Gordons_1 Breakfast at Gordon’s is an interesting mix of small town breakfast spot and tourist trap.  Many of the latter stop in to see the former, and this may be the reason for much of its success.  But in the opinion of one in our party, it is because of Gordon’s great rough-hewn wooden tables, which make interesting lines when you color on them.  I do, however, believe this to be the minority opinion.

We were on our way to Mendocino’s Anderson Valley for, among other things, an early morning pinot harvest at the Abbey Harris vineyard.

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"Barefoot in the Air", or "Rule-Breaker Wine & Food Pairings"

“I can take off my Dora sandals when I’m on the airplane” our 4-year old daughter inforDora_sandal_largemed us with the glee that accompanies her fresh insights, “because there is no light saying you can’t have bare feet!”  Makes sense, there are lights telling her to fasten her seat belt, or that the restroom is occupied, or…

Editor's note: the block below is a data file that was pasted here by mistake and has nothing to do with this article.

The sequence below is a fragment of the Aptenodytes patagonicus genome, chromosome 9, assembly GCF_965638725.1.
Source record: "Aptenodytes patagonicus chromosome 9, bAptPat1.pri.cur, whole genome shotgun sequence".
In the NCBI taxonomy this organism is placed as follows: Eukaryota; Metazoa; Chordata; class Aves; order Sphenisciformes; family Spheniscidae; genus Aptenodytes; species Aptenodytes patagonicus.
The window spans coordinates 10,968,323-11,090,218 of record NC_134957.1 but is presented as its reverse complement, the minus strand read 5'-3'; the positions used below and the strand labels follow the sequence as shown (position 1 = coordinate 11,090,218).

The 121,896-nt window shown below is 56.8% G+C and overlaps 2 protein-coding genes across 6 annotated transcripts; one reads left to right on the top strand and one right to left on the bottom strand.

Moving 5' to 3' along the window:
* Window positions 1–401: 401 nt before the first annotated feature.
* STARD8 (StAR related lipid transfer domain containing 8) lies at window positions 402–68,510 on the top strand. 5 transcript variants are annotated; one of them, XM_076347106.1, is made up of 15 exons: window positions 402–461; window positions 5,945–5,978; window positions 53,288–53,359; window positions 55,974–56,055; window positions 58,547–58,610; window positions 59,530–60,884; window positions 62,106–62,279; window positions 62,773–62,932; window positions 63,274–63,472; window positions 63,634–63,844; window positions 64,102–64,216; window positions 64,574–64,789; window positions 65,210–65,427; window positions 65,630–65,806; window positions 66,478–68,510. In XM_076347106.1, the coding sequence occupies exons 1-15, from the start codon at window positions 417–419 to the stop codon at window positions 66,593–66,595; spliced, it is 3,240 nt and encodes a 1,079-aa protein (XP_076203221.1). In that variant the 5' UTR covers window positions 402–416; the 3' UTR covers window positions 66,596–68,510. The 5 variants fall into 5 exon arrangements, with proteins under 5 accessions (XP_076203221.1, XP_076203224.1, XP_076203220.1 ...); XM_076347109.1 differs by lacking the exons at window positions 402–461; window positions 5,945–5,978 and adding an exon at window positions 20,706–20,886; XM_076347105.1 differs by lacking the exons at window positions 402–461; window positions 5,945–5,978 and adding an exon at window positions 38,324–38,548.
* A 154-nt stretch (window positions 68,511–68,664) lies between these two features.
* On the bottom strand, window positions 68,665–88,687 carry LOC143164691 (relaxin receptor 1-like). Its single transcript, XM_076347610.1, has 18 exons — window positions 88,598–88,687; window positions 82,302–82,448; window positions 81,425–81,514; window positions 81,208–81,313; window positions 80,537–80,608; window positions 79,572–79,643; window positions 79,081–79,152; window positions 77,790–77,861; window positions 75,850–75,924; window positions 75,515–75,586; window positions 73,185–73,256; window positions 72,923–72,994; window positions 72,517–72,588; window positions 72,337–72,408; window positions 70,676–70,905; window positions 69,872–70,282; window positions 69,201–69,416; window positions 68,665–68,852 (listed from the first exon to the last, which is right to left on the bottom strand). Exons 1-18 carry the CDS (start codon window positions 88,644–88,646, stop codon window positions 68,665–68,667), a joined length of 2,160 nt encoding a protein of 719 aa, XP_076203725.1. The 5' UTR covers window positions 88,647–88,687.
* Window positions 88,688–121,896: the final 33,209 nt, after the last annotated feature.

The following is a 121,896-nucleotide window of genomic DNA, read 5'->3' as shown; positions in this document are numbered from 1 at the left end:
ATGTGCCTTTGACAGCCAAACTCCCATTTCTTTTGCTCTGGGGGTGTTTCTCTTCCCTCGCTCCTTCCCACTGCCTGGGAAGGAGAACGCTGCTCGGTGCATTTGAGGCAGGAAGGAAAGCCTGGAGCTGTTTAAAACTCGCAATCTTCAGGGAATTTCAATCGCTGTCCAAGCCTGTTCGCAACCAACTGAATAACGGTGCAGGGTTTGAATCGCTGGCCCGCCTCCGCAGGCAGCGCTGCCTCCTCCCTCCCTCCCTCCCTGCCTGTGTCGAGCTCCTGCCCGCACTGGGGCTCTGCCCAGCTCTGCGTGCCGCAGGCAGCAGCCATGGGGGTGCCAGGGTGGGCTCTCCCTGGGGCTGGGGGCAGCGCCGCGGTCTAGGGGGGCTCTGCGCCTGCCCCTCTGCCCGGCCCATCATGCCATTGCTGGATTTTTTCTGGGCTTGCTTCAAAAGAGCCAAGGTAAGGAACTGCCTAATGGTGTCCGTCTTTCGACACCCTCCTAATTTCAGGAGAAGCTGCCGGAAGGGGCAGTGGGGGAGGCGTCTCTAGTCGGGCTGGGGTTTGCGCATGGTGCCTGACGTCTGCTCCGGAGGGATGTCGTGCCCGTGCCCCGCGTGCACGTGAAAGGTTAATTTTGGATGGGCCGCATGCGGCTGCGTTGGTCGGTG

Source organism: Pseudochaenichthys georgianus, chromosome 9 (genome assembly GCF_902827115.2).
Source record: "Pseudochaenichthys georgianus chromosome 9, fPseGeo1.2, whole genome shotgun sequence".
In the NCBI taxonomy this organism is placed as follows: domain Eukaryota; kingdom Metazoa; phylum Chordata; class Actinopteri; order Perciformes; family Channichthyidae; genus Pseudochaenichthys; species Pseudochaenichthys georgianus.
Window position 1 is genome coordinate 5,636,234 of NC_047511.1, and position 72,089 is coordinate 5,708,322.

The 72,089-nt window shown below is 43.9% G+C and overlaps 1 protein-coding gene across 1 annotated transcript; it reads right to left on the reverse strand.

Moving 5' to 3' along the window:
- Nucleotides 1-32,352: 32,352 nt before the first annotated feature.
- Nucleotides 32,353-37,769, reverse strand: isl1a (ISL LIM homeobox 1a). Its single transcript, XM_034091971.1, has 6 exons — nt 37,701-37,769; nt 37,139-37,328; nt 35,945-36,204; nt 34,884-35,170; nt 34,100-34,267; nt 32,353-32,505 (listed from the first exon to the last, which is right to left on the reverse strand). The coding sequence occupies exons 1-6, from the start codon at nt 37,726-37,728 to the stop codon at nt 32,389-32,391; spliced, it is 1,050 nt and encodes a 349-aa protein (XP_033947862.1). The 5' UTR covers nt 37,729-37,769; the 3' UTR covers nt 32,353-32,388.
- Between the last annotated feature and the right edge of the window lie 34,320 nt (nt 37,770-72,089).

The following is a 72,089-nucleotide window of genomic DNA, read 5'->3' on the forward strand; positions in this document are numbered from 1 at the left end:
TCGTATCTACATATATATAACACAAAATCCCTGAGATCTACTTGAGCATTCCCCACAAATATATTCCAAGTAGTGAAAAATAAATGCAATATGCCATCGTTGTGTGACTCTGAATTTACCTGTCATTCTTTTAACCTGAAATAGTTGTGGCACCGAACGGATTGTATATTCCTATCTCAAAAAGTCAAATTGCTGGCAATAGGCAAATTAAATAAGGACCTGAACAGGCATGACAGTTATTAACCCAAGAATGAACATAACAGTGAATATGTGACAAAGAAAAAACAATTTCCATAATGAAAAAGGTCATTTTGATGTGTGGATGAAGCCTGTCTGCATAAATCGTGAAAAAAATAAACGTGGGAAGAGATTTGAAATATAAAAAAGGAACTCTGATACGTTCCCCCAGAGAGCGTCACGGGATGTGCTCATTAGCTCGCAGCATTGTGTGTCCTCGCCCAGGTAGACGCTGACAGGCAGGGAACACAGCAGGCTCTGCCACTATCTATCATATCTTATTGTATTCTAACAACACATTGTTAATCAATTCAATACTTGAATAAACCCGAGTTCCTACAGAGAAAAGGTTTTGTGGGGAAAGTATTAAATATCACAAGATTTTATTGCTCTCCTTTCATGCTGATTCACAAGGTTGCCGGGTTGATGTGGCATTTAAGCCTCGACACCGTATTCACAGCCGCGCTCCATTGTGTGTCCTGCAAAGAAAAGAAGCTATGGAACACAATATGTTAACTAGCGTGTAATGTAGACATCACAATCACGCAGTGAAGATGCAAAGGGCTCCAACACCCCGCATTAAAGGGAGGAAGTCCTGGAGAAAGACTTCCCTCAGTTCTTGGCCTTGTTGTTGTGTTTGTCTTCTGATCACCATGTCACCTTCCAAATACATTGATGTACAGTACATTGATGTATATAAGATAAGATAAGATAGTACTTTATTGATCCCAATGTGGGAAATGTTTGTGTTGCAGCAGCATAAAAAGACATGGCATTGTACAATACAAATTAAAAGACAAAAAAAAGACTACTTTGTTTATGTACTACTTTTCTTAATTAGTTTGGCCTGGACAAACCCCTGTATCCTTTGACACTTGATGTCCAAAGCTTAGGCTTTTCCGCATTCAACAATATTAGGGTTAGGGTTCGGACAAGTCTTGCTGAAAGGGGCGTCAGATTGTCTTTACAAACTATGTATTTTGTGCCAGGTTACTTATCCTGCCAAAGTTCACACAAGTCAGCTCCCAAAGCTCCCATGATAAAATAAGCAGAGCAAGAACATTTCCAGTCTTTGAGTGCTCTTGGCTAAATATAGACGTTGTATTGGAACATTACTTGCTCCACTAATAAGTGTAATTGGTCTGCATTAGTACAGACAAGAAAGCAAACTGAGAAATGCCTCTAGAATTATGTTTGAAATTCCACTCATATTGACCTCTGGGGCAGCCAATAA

We were flying from California to Pennsylvania for a family wedding and had been barraged with the unending series of “Do this, don’t do that, can’t you read the signs?” directives that greet air travelers.  In the face of all these DO NOTS, the fact she still COULD take off her Dora sandals gave her great satisfaction. Ahhh, freedom.

Some years back I enjoyed a similar escape from the chains of convention the first time I succeeded in disproving the old dictum “White wine with Fish, Red wine with Meat”. This early success encouraged me to seek other contrarian pairings, a pursuit which renewed my love affair with wine…

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Aroma Hooey?

250pxylang_cananga_odorata "I’d like to tell you" I said to the perky sales associate "that this is the best shaving cream I’ve ever used.  But I loathe coming in to buy it because of your store’s over-powering assault on my nose!" Seeing her dismay I quickly added "You see, I work with wine, where a sensitive and well-trained nose is a valuable tool."